4 min read

92% of Businesses Give Criminals Access to Customer Data through Vulnerable JavaScript Integrations

Filip Truta

July 21, 2020

92% of Businesses Give Criminals Access to Customer Data through Vulnerable JavaScript Integrations

Sensitive data, like personally identifiable information (PII) and credit card information, has never been more at risk, while security is becoming less effective, new research shows.

The vast majority of global brands fail to implement controls to prevent data leaks and theft, according to a report from Tala Security. The firm conducted an aggregate study of the Alexa 1000 to define statistically relevant insights that indicate mass vulnerability to client-side website attacks, like cross-site scripting (XSS), Magecart, formjacking, user data leakage, content integrity attacks, ad injections and session redirects.

With the global pandemic placing the web center stage, banking, retail and other industries have seen immense spikes in web traffic – a trend experts say will become permanent. Cyber attackers themselves have ramped up efforts to exploit the crisis. But despite countless precedents and record-breaking fines under data-protection legislation (i.e. GDPR), breaches continue to occur as businesses fail to deploy or correctly implement data protection.

Client side a primary attack vector for website attacks

The Tala report reveals a troubling lack of security controls to prevent data theft and loss through client-side attacks like Magecart, formjacking, cross-site scripting and credit card skimming. All these attack vectors have one thing in common: vulnerable JavaScript integrations. And they run on 99% of the world’s top websites. Benchmarked against last year’s study, this year’s report indicates that security against JavaScript vulnerabilities is becoming less effective.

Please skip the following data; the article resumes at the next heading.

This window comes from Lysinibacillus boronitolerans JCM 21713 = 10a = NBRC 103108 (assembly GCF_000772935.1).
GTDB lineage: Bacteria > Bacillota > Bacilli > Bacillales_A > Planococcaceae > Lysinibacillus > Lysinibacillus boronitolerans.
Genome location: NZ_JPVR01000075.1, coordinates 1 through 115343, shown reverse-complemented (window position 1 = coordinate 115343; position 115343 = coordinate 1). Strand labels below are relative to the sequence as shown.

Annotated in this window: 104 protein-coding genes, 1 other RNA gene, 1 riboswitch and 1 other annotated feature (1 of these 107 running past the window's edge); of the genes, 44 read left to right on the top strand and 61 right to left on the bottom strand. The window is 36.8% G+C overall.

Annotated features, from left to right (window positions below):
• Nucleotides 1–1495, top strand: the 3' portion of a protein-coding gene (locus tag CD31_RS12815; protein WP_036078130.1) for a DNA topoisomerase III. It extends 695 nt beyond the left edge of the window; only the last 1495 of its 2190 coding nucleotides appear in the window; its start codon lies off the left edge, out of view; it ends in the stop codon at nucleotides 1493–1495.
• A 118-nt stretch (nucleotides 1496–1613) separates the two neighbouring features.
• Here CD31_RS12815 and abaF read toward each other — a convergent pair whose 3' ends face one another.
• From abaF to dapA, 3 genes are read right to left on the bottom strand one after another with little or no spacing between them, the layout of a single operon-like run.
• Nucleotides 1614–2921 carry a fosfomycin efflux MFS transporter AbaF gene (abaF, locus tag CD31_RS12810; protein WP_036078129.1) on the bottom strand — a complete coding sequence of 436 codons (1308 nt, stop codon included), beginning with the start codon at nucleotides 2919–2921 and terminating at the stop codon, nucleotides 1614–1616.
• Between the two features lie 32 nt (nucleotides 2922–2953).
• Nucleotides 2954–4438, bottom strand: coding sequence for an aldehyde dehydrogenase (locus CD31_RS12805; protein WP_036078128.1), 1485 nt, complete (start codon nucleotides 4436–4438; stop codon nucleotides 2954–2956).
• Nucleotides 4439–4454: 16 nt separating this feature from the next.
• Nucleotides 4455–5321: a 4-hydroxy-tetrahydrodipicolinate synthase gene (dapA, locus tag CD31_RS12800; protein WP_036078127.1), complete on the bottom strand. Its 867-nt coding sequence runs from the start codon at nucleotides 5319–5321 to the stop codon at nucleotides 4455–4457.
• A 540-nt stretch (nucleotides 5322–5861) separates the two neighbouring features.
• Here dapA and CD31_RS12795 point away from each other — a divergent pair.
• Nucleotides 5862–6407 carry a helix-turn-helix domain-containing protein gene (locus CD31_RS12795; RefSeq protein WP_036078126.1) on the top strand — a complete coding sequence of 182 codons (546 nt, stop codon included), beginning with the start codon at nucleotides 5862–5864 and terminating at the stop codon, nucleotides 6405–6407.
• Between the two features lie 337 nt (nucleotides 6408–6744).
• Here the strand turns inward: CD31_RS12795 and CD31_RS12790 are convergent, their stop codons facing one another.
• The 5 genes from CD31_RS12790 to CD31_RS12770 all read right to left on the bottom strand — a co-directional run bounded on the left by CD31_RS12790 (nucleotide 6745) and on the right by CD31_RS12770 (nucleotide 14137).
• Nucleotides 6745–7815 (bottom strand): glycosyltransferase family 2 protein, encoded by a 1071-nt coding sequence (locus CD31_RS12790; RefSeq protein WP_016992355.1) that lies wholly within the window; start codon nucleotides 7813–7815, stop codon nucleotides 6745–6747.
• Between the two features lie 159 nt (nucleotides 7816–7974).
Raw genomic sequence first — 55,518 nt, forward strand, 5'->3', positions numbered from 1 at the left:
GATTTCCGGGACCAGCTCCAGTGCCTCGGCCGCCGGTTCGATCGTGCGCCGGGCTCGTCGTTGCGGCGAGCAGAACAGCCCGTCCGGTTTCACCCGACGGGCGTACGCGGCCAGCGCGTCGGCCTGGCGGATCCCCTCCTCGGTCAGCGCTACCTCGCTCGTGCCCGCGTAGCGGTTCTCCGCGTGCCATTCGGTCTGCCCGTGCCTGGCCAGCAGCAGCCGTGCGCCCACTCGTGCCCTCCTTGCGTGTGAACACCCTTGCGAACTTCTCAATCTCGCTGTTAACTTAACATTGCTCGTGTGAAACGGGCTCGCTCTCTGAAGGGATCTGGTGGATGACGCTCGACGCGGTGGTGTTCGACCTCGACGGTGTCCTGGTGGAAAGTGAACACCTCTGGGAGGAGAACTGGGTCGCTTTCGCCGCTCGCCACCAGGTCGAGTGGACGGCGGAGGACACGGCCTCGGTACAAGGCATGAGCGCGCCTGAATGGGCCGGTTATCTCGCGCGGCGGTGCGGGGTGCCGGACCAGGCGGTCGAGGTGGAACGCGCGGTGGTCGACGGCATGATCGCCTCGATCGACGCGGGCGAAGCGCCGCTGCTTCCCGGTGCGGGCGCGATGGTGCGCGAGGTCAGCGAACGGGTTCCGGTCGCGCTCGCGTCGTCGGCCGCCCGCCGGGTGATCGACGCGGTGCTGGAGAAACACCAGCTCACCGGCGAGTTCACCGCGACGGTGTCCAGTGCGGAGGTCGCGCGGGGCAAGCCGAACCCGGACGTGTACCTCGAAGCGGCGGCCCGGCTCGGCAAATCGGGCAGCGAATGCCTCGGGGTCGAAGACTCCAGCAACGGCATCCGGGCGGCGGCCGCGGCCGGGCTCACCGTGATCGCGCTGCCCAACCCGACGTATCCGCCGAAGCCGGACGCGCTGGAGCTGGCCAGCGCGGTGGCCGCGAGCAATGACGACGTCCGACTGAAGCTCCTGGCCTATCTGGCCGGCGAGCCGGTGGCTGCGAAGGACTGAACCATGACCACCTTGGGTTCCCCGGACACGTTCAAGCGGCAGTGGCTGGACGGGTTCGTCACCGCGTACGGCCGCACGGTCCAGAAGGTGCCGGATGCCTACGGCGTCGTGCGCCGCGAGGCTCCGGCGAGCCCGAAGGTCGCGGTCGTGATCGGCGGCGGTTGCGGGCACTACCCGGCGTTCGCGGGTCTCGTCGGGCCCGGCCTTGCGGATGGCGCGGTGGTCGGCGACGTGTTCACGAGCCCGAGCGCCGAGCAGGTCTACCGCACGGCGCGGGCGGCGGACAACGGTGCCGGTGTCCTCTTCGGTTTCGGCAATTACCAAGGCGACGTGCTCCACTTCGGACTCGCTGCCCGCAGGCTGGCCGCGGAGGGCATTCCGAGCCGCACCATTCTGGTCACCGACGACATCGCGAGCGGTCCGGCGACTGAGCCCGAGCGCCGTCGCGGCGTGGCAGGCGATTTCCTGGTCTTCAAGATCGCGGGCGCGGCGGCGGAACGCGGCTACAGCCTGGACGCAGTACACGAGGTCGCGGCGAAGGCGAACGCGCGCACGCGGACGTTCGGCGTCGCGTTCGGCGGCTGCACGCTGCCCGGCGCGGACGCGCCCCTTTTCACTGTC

“Without controls, every piece of code running on websites – from every vendor included in the site owner’s website supply chain – can modify, steal or leak information via client-side attacks enabled by JavaScript,” the researchers said. “In many cases, this data leakage is taking place via whitelisted, legitimate applications, without the website owner’s knowledge.”

In another key finding, forms found on 92% of high-profile websites expose data to an average of 17 domains.

“This is PII, credentials, card transactions, and medical records,” the researchers said. “While most users would reasonably expect this data to be accessible to the website owner’s servers and perhaps a payment clearing house, Tala’s analysis shows that this data is exposed to nearly 10X more domains than intended. Nearly one third of websites studied expose data to more than 20 domains. This provides some insight into how and why attacks like Magecart, formjacking and card skimming continue largely unabated.”

97% of websites are using dangerous JavaScript functions that could serve as injection points to initiate a DOM XSS attack, the study also found. While businesses have standards-based security controls to prevent such attacks, they are rarely applied, according to the data.



Filip Truta

Filip is an experienced writer with over a decade of practice in the technology realm. He has covered a wide range of topics in such industries as gaming, software, hardware and cyber-security, and has worked in various B2B and B2C marketing roles. Filip currently serves as Information Security Analyst with Bitdefender.

View all posts

You might also like